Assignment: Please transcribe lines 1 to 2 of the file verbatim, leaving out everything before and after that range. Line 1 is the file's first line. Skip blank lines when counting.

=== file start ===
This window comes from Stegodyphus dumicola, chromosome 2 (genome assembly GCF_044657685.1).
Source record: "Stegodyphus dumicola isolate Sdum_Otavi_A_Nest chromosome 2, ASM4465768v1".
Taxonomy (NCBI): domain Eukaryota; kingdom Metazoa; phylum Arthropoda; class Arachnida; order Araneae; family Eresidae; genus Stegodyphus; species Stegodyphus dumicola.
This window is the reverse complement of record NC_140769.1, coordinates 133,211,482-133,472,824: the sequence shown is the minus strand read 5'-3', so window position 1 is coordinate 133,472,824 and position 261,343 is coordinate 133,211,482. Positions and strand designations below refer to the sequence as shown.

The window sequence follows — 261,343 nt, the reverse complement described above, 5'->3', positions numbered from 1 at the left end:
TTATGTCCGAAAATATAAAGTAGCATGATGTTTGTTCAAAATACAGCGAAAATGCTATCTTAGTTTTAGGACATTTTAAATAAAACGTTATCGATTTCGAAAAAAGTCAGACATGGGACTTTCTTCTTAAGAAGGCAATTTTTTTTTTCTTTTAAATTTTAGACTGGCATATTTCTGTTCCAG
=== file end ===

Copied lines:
This window comes from Stegodyphus dumicola, chromosome 2 (genome assembly GCF_044657685.1).
Source record: "Stegodyphus dumicola isolate Sdum_Otavi_A_Nest chromosome 2, ASM4465768v1".